Illustration – Comfort Food

“Only the pure of heart, can make good soup.”

– Beethoven.

The last seven months caught up with me this weekend. I have begun to feel weary and battle-worn while parsing truth over fiction, choosing acceptance over resistance, and faith over fear through all of the challenges.
It was time to make some comfort food. As I assembled my various offerings for a vegetable soup, a small empty container near my stove caught my eye. It is empty, yet it is filled with the secret ingredient that makes every meal, no matter how meager or grand, a five-star entree.

Twenty-some years ago I learned that each time I prepare a meal, or even a snack, it is important to center myself in the task and not to let my mind wander. Every thought and emotion you feel while cooking will go directly into the food, and into each person who shares in it. Emotions can also change the aromas and flavors. Whoever consumes the food you cried tears over, will feel the sadness you added to the food, or anger you felt as well.

However,
if you nourish yourself and your thoughts with love while preparing your food, the food itself will taste wonderful, nourish the body and spirit of each who eat, delivering exactly what is perfect and needed for each person. This is why I keep a small empty porcelain container near my stove with my “go-to” spices. It reminds me to add a the “secret ingredient” to each meal, to add a sprinkling of love.

Next time you make a salad, think of the journey these vegetables made to arrive into your hands and kitchen.
Bless the farmers who grew it,
bless the labor that harvested it,
bless the truckers that transported it,
bless the warehouse that shipped it to the market,
bless the market that made it available for you to purchase it,
and bless yourself who bought it, to lovingly prepare for yourself and others.
Add love, and serve.
All of these blessings will lift your spirits, and create a wonderful cooking experience, which otherwise could have been a chore.

This weekend I made a big pot of nourishing soup, and I painted the memory as reminder of the secret ingredient.

– Thank you.

 

 

Illustrating Mother and Child

Stage 1 – Sketching and base washes

This piece began with listening to an inspired thought. I was going forward with the intuition to let the work create itself.  A new illustration technique arrived in my mind. I think I was vacuuming at the time.

I saw the face, and I saw the kindness and the strength within the eyes simultaneously. I didn’t worry about the challenge, although I wanted to. I wanted to commit to stepping back, and let the work develop itself. I assured myself it was just an experiment in trying. Lets see what happens.

Stage 2 – Sketching Hair, Adding Washes and Detail

We moved on to the hair. This was created by sketching and adding washes. This stage enforces patience. It feels like a thousand strokes, and with the right focus, can also be a meditation. It’s interesting how much I wanted to know the “outcome”, as if commiting to trusting that step by step process depended on if I liked the final work. I found this quite similar to life in many ways. The temptation is not to take a risk that involves your inner knowingness and time, unless you have an advanced guarantee of the outcome you hope for. In this case, I didn’t. And most work can take up to sixty hours.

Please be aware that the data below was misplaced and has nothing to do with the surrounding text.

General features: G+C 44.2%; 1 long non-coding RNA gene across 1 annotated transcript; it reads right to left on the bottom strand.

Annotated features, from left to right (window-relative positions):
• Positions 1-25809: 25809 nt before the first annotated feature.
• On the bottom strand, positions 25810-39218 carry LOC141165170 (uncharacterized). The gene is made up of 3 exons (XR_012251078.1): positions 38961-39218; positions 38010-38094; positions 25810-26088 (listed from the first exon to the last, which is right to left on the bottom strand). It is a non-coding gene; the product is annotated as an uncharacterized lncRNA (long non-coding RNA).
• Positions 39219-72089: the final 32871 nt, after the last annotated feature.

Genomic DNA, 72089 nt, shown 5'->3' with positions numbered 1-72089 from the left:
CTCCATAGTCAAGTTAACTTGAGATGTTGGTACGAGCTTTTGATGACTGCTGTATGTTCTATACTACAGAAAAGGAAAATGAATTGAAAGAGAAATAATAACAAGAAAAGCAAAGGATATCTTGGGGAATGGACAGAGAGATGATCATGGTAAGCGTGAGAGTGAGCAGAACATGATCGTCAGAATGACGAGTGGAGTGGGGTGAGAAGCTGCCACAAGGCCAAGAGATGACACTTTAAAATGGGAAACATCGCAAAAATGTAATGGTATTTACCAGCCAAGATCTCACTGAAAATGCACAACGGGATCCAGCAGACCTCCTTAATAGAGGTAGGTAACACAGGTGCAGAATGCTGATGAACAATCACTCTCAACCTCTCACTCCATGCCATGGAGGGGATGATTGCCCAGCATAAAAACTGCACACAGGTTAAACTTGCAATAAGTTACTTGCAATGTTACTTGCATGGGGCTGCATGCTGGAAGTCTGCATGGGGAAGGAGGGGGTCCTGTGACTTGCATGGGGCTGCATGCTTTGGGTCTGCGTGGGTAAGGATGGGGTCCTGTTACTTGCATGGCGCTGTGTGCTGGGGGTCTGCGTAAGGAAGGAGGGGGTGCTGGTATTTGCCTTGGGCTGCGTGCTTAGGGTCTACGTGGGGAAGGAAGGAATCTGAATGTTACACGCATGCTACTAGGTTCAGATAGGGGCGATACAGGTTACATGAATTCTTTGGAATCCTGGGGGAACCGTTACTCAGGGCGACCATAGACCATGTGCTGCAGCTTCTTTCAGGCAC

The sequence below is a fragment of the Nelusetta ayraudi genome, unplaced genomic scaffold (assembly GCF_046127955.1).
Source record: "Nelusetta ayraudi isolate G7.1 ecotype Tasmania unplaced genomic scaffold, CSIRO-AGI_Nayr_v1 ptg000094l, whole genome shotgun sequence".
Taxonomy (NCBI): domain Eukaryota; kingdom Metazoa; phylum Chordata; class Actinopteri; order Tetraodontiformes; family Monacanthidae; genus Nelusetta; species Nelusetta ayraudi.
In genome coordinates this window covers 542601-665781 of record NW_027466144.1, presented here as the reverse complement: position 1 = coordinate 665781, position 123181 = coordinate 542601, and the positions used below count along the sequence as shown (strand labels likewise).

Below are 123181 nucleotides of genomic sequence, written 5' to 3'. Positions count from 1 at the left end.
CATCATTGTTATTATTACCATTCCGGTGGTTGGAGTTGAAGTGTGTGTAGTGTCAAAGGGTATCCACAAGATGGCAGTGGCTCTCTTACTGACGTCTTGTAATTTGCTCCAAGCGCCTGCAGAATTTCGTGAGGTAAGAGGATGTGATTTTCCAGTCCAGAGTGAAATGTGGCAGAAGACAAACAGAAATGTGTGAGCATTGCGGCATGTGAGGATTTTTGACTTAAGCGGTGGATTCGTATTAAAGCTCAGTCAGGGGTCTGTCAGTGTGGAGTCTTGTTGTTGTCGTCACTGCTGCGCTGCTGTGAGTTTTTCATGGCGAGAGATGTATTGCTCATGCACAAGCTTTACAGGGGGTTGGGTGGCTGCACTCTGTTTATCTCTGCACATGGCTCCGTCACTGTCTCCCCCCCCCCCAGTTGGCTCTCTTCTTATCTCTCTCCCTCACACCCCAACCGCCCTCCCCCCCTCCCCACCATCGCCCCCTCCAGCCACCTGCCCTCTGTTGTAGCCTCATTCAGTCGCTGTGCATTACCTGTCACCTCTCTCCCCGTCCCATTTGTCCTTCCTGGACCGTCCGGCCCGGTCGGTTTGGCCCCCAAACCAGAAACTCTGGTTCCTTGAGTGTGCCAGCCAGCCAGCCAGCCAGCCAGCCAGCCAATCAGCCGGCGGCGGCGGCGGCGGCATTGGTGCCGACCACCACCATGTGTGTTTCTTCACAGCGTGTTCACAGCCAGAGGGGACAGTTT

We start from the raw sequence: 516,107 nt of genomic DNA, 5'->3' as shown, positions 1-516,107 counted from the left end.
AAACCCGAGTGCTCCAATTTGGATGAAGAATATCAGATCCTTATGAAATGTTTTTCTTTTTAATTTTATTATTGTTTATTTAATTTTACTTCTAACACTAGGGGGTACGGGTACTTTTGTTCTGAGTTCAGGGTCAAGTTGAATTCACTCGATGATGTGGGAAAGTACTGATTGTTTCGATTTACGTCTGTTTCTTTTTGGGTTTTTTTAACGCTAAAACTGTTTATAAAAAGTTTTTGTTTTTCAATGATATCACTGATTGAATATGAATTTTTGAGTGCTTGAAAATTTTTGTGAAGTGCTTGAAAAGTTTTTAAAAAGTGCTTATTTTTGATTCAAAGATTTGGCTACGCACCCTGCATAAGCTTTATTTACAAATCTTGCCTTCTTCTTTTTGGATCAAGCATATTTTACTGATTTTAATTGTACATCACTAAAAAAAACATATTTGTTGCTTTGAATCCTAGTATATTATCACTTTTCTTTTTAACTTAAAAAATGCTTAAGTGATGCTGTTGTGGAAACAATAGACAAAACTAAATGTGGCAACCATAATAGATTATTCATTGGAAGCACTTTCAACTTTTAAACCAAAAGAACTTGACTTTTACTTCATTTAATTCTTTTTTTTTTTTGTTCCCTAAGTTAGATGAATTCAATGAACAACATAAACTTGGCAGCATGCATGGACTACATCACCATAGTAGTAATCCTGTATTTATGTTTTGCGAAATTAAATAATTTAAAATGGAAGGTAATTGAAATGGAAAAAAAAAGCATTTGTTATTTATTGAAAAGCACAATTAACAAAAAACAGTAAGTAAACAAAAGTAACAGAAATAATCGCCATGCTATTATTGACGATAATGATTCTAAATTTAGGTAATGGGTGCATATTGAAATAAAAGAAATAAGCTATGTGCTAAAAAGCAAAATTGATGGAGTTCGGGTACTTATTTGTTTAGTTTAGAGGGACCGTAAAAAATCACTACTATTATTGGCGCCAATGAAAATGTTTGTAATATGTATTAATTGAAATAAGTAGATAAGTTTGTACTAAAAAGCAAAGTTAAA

Painting the Peals (of Wisdom).

I have never worked with pearls in an image, and this was fun.
Pearls represent calmness and centeredness. They also represent faith, loyalty, truth, purity, and personal integrity. Pearls of wisdom. Something was cooking here…..

Stage 4 – Peonies and Butterflies

The next time I sat down to work, the flower arrived in my mind, and the butterflies. Peonies represent riches and honor. Butterflies represent change, hope and transformation.

Then the work became quite. Was it done? Was it finished? I wanted it to be, I wanted to move on, but…I wasn’t sure. I left it up where i could see it. I would peek at it from time to time while I cooked or cleaned. At times I would sit looking at it. Nothing. All was quiet. It wasn’t done and I didn’t know why.

Days passed and I started a new illustration. I checked back, but still, there was no “green light” feeling. I had no inspiration for a next step, still I trusted that it just wasn’t finished.

While working on something else, I saw this illustration in my mind, and the next inspiration arrived. Her baby. And just like babies, we are not exactly sure when inspiration will arrive, but it will.

All that is represented here is about the challenges of trusting ourselves, trusting our inner compass. It’s about approaching each moment with the faith of a child, and caring for our faith as if we were our own children. It requires loyalty, truth, and personal integrity. It also requires patience, perseverance and a great sense of humor.

I think not knowing the outcome was worth the endeavor, and I am pleased. Which also includes the ability to celebrate ourselves. – Thank you.

This is “Mother and Child”

 

8 Stages of Painting Owl

The Face

Prior to painting Owl, I had already painted a design that I chose to use for a background. It needed a face, and the following images are the stages of creating Owl. Once completed, I slid it into the background.

Painting a Bunny in 6 Stages

The bunny below, was painted in six stages. Under each image is a caption, with the steps, washes, and the colours used. I never tire of the surprise, when less of technique, can appear as so much more.

Bunny

Bunny

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